24 April 2008

mod_rails is smokin' fast

I recently switched a heavily used production Ruby on Rails server from using a cluster of mongrels proxied by Apache's load balancer to using only mod_rails in Apache. No more mongrels.

Right away, I could tell that the application was noticeably more responsive. I plan to let this run for a week and then I may put up some pre and post benchmark data.

My first impressions:
  • mod_rails was easy to install using the documentation provided. I needed to install two pre-requisite packages on my CentOS 5.1 server: gcc-c++ and httpd_devel along with their own dependencies. The Yum package manager made quick work of that.
  • mod_rails has a friendly installer which interpreted into plain English what otherwise would have been hairy looking build errors.
  • mod_rails was easy to configure. I already had a virtual host set up for the Apache proxied mongrels. I only had to load the mod_rails module, remove the rewrite engine rules (as the docs instructed), restart Apache, and that was it.

My takeaways:
  • Deploying with mod_rails is much simpler than deploying with proxied mongrels.
  • It appears that mod_rails is much quicker than mongrel.
  • There also appears to be a substantial memory savings in not have to run so many mongrels.

07 April 2008

Case sensitivity in databases

Recently, I had to clean up some SQL to be case-insensitive. It was originally written to be run in MySQL which defaults to case-insensitive searches but can be set otherwise. Now, however, the SQL run is being run in PostgreSQL which always performs case-sensitive searches.

Here's an example using Ruby on Rails's Active Record:

Suppose that a name is stored in the providers table as "SMITH".

Below, the set collection will be empty because Smith is not like SMITH.
@search_field = "Smith"
set = Provider.find(:all, :conditions => "name LIKE '%#{@search_field}%'")

But this yields the expected results:
@search_field = "Smith"
set = Provider.find(:all, :conditions => ["LOWER(name) LIKE LOWER(?)", "%#{@search_field}%"])

The reason the second example works is because it uses the database's LOWER() string function to change Smith to smith and SMITH to smith.

And, as it so happens, the UPPER() and LOWER() string functions both exist and work identically in MySQL and PostgreSQL so the code above is portable.

01 April 2008

Rails and OS X

I spent hours today getting a Ruby on Rails application running on an OS X 10.5.2 server.

The problems were numerous but, honestly, it took so long mainly because I never use OS X and didn't have familiarity with some things that I thoroughly understand in Linux and Windows.

Before I could even begin the process, I had to export the tagged version from my company's CVS repository. CVS cannot export empty directories. From the CVS manual:
(Note that cvs export always removes empty directories.) Probably the best way to do this is to always specify `-P'; if you want an empty directory then put a dummy file (for example `.keepme') in it to prevent `-P' from removing it.
The person who initially applied the version tag didn't know to take care with the empty directories. As a result, I had to add an empty '.cvsignore' file into each directory, commit those dozens of .cvsignore files, and then tag them. That wasn't a big deal to do with "find" once I knew what was needed. This was a shotgun approach but was benign.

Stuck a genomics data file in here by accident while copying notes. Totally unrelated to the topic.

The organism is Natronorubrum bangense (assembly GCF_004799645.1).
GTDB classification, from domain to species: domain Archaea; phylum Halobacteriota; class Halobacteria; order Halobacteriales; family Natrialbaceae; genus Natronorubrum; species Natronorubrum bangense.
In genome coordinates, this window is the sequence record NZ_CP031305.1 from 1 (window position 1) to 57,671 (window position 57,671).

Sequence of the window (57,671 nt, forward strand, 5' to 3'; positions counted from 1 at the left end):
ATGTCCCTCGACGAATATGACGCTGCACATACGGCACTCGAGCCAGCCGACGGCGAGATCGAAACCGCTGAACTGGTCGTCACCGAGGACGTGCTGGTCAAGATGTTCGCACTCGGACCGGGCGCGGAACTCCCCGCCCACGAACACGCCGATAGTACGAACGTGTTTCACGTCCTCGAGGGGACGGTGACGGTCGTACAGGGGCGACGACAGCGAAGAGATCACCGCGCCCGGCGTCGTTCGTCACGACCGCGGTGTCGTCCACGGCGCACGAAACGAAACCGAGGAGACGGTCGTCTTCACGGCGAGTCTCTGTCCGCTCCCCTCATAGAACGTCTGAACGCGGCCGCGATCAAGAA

First, I could not get mysql to listen to the TCP/IP interface despite what was in the /etc/my.cnf file. Turns out that one has to fiddle with the setting with:
serveradmin settings mysql:allowNetwork = yes
(Is that going to persist after a reboot?)

Second, I couldn't get the C-based mysql ruby gem installed. I simply didn't have the header and library files against which it could build. This should not have been a big deal except that there wasn't a clear source package to download from the mysql site. I had to rely on a tech. support person to do that.

Finally, I had to make sure that the various mongrel instances would start automatically. That took some doing and I finally got them configured using launchd and launchctl. Launchd functions as a complete replacement for inetd, init.d, cron, and a few other things. Basically, one has to configure some XML files. It took some time to get my xml files just right.

One weird thing that I encountered is that if I told the mongrel service to bind to the "localhost" interface it would only do so using IP v.6. I had to specifically tell it to use "" to coerce it to use IP v.4.

The Good:
Once I got into launchd, I began to appreciate how it could simplify a lot of the traditional unix utilities and configurations.

The Bad:
OS X and running Rails on OS X is a niche market for my company. I can't help but to think what a waste of time this was because I won't be able to leverage this experience over many installations. Even if I could, I wouldn't want to because I have zero interest in OS X.

The Ugly:
In reading the launchd documentation, the Apple folks come off as unjustifiably arrogant. Check out this quote from http://developer.apple.com/macosx/launchd.html:
If this is not sufficient for your job, you need to modify your program or file an enhancement request against launchd with Apple.